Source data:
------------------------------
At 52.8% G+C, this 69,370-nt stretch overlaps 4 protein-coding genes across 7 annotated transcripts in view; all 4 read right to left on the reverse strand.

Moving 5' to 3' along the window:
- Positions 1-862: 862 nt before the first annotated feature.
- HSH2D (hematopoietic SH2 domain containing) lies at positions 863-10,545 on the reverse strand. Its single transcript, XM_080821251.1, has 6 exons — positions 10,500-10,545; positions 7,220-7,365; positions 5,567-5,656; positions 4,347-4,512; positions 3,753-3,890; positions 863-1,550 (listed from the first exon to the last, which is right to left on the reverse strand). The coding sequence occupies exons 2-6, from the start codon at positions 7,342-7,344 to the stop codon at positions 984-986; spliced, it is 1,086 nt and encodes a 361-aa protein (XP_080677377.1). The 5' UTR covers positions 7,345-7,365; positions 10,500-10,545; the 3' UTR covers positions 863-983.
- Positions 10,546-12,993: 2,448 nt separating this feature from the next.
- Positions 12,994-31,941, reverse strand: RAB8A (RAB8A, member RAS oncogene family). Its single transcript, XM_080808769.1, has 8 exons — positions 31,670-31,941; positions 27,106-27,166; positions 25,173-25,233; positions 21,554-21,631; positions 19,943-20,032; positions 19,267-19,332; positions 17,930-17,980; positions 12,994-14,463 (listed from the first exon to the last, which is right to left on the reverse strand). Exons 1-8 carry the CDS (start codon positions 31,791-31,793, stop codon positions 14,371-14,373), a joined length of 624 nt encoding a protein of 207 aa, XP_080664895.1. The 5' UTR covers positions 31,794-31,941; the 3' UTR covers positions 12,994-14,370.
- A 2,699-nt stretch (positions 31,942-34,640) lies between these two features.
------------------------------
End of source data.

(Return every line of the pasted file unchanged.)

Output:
At 52.8% G+C, this 69,370-nt stretch overlaps 4 protein-coding genes across 7 annotated transcripts in view; all 4 read right to left on the reverse strand.

Moving 5' to 3' along the window:
- Positions 1-862: 862 nt before the first annotated feature.
- HSH2D (hematopoietic SH2 domain containing) lies at positions 863-10,545 on the reverse strand. Its single transcript, XM_080821251.1, has 6 exons — positions 10,500-10,545; positions 7,220-7,365; positions 5,567-5,656; positions 4,347-4,512; positions 3,753-3,890; positions 863-1,550 (listed from the first exon to the last, which is right to left on the reverse strand). The coding sequence occupies exons 2-6, from the start codon at positions 7,342-7,344 to the stop codon at positions 984-986; spliced, it is 1,086 nt and encodes a 361-aa protein (XP_080677377.1). The 5' UTR covers positions 7,345-7,365; positions 10,500-10,545; the 3' UTR covers positions 863-983.
- Positions 10,546-12,993: 2,448 nt separating this feature from the next.
- Positions 12,994-31,941, reverse strand: RAB8A (RAB8A, member RAS oncogene family). Its single transcript, XM_080808769.1, has 8 exons — positions 31,670-31,941; positions 27,106-27,166; positions 25,173-25,233; positions 21,554-21,631; positions 19,943-20,032; positions 19,267-19,332; positions 17,930-17,980; positions 12,994-14,463 (listed from the first exon to the last, which is right to left on the reverse strand). Exons 1-8 carry the CDS (start codon positions 31,791-31,793, stop codon positions 14,371-14,373), a joined length of 624 nt encoding a protein of 207 aa, XP_080664895.1. The 5' UTR covers positions 31,794-31,941; the 3' UTR covers positions 12,994-14,370.
- A 2,699-nt stretch (positions 31,942-34,640) lies between these two features.